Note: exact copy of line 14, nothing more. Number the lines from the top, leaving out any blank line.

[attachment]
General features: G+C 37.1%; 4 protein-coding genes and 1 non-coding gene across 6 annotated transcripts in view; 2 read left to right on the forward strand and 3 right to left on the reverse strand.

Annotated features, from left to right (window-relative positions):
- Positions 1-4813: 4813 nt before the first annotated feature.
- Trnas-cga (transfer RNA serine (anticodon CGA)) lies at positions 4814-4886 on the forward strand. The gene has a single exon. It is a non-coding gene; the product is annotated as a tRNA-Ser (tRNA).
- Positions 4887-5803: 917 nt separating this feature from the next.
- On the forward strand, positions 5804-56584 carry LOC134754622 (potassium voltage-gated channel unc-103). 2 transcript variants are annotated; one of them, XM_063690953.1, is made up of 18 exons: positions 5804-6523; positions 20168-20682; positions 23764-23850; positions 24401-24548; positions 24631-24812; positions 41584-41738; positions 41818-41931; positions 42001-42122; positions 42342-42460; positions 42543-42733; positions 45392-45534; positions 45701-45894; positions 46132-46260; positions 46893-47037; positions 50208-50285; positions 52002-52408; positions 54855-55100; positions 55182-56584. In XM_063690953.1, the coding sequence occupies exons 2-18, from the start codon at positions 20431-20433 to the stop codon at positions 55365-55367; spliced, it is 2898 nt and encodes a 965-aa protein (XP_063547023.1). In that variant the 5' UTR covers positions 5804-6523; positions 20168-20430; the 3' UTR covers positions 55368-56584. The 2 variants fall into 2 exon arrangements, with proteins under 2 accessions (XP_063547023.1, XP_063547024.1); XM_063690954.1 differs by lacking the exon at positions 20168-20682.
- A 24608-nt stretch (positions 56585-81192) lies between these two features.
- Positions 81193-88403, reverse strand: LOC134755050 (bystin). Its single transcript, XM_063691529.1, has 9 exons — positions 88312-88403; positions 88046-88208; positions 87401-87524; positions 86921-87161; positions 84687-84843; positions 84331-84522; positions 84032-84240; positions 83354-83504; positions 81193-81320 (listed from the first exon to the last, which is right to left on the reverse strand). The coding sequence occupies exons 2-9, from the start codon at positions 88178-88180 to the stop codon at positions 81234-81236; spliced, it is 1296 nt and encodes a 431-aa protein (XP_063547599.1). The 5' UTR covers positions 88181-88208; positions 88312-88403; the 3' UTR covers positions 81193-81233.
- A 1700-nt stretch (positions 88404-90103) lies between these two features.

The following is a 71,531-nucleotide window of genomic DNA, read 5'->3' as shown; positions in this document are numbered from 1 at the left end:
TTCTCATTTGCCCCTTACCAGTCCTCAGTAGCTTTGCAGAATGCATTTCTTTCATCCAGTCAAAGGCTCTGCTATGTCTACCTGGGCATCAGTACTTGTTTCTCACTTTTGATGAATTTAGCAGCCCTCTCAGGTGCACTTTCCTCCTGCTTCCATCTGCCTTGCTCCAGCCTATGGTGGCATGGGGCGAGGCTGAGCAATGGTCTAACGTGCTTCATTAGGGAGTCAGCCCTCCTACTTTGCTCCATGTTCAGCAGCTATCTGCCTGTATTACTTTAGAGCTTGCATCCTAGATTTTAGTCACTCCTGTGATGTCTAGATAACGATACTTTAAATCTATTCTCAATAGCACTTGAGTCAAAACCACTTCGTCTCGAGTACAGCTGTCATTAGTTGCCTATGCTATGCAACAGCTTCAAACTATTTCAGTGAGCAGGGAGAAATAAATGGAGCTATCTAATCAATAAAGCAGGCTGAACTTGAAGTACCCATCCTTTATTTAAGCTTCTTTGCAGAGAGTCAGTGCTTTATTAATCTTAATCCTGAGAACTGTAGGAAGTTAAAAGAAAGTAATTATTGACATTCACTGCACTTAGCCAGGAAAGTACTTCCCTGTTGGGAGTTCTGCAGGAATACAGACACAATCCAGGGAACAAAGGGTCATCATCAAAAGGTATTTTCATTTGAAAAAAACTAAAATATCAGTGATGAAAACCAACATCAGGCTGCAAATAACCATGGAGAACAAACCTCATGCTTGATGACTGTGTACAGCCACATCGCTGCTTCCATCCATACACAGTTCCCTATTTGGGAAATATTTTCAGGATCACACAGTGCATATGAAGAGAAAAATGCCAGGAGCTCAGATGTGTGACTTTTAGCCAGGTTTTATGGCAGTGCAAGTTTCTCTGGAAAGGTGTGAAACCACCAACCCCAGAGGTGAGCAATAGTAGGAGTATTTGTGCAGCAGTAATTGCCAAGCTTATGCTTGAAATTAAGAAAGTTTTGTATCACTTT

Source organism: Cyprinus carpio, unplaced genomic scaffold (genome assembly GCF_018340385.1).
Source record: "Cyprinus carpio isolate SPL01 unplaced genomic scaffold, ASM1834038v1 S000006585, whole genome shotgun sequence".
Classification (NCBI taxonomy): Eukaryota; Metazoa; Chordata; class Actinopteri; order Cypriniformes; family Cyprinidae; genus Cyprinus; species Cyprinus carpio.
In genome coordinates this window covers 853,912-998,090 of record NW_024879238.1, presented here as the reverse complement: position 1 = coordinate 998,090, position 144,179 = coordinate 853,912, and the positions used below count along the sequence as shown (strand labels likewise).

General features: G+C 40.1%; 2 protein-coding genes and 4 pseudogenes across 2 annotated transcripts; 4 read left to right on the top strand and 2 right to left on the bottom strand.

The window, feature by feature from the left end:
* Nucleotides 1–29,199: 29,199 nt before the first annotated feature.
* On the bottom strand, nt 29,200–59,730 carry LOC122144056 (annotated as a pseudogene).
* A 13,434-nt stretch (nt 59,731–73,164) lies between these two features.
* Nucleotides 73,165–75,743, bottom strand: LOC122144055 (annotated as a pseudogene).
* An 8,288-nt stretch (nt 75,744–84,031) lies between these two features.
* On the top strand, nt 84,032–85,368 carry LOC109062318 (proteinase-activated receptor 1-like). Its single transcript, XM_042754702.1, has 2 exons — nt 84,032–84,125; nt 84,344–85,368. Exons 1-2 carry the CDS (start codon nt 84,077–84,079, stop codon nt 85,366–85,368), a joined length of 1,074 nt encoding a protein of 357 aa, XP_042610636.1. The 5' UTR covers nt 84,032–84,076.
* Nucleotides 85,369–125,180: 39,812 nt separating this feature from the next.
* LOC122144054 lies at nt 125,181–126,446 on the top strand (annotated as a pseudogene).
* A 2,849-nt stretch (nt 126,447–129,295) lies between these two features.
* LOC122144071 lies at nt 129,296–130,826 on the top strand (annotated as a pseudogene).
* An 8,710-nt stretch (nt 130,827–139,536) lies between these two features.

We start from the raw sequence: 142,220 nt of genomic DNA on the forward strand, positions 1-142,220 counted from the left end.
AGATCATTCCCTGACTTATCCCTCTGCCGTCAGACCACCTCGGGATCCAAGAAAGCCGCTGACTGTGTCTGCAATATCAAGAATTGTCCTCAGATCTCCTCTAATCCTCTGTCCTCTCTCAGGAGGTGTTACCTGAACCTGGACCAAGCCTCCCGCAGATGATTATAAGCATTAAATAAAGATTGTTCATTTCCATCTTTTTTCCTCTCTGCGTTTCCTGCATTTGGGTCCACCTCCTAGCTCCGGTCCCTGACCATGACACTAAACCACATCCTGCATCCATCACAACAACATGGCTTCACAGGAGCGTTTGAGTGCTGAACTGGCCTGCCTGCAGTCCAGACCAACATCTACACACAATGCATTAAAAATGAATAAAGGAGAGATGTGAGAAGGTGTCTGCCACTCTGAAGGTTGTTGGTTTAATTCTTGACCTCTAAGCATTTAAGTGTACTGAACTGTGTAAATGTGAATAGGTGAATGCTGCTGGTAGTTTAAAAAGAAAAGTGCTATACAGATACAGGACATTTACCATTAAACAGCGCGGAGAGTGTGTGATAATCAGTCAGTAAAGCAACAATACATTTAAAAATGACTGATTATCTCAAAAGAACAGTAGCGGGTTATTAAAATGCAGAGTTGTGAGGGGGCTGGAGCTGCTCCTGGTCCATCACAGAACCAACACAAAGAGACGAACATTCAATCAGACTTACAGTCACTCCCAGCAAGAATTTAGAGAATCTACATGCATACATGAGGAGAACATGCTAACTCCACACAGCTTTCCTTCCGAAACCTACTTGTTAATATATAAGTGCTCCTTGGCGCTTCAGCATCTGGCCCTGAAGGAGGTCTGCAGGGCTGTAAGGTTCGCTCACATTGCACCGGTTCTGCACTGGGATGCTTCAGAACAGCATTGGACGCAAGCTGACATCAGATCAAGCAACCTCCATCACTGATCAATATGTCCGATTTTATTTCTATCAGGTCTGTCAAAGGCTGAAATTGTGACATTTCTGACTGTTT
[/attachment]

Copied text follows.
Classification (NCBI taxonomy): Eukaryota; Metazoa; Chordata; class Actinopteri; order Cypriniformes; family Cyprinidae; genus Cyprinus; species Cyprinus carpio.